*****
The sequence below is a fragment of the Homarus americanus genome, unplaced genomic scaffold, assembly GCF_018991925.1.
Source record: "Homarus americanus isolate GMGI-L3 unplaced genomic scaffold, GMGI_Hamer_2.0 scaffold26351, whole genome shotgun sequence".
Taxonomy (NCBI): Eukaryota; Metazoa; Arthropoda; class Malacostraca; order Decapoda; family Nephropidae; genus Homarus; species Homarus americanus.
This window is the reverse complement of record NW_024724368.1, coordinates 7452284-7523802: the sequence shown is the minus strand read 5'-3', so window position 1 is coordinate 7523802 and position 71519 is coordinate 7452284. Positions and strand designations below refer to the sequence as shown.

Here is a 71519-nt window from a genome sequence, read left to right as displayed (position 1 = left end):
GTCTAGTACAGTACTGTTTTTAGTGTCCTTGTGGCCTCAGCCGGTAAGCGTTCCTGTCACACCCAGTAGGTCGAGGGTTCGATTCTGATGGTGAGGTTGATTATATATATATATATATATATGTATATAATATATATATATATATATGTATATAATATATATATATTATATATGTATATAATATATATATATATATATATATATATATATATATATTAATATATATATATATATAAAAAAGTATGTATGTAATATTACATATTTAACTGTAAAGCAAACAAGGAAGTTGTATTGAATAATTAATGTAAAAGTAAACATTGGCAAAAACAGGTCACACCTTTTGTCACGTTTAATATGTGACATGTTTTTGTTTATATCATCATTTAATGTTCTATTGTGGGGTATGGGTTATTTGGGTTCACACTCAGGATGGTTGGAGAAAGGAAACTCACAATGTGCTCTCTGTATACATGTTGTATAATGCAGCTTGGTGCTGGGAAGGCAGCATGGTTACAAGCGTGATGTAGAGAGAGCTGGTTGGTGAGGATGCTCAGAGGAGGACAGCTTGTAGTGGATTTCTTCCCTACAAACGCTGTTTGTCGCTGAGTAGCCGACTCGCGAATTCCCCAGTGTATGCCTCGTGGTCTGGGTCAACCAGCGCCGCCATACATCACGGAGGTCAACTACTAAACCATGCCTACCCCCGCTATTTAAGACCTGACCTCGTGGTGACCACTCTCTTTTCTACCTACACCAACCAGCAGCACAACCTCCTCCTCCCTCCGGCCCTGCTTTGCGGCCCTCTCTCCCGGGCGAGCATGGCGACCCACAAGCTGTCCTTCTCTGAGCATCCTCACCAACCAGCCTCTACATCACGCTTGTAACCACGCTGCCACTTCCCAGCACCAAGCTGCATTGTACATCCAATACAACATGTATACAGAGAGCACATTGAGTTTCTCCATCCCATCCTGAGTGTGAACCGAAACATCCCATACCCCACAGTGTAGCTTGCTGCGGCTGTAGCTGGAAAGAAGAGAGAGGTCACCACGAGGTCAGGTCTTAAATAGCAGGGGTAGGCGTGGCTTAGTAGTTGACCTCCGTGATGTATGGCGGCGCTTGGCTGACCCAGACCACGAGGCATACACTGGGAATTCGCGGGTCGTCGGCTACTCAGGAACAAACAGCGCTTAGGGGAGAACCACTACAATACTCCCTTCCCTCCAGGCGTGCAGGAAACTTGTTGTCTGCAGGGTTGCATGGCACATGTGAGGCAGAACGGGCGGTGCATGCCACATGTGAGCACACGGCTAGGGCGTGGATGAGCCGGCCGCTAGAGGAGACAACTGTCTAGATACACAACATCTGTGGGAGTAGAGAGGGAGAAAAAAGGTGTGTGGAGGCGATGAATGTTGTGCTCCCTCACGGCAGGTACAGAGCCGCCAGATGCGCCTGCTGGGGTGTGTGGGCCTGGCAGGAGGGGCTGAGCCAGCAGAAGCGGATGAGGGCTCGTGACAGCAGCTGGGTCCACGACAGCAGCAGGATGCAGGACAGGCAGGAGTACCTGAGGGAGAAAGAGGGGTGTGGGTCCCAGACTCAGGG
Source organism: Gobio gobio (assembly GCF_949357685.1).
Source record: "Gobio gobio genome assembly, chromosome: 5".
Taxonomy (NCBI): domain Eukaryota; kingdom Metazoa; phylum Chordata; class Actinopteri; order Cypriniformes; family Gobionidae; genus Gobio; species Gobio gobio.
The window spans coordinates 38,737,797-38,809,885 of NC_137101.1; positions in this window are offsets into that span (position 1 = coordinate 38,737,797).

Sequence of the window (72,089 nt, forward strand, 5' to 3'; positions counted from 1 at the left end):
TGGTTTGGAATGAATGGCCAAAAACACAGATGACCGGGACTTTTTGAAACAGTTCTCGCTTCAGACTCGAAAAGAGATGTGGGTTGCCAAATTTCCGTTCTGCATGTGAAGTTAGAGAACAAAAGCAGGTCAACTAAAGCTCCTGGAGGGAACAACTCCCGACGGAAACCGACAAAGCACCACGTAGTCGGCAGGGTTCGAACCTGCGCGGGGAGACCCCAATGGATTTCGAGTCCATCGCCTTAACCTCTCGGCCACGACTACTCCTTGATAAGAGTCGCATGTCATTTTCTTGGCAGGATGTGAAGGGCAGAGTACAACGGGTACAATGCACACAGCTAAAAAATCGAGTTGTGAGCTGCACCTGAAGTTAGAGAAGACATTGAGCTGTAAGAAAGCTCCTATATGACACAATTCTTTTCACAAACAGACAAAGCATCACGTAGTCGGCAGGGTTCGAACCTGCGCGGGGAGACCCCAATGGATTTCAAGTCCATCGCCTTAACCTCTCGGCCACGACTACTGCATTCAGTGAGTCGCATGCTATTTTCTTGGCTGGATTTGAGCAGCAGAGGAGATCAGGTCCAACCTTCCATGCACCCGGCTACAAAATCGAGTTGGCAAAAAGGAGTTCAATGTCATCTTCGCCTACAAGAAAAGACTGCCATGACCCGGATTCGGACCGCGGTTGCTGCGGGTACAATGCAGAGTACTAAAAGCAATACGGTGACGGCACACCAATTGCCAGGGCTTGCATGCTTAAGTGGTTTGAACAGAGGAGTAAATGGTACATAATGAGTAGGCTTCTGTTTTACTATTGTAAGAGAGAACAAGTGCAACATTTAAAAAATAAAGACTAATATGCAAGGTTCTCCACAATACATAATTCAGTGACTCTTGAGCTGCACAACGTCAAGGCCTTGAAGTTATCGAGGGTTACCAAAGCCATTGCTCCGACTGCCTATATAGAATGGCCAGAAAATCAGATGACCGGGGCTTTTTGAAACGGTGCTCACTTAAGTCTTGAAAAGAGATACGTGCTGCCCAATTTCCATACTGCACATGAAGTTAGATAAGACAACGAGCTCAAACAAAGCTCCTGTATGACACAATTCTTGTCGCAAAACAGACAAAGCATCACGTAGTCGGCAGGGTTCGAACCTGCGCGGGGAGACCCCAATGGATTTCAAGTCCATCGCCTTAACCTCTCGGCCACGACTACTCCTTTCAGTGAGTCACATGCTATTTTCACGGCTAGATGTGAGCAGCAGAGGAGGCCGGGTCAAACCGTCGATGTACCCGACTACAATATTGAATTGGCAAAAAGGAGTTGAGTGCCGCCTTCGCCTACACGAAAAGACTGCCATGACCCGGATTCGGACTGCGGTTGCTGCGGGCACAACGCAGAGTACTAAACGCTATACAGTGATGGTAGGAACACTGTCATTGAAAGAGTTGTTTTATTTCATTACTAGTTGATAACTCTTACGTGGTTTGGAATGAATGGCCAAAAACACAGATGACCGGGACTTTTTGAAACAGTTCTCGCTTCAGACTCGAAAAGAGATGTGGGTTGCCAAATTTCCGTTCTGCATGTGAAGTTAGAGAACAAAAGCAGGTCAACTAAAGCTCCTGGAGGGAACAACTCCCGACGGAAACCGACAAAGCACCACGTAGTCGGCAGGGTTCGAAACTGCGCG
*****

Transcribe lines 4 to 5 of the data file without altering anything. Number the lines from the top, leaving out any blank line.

This window is the reverse complement of record NW_024724368.1, coordinates 7452284-7523802: the sequence shown is the minus strand read 5'-3', so window position 1 is coordinate 7523802 and position 71519 is coordinate 7452284. Positions and strand designations below refer to the sequence as shown.

Here is a 71519-nt window from a genome sequence, read left to right as displayed (position 1 = left end):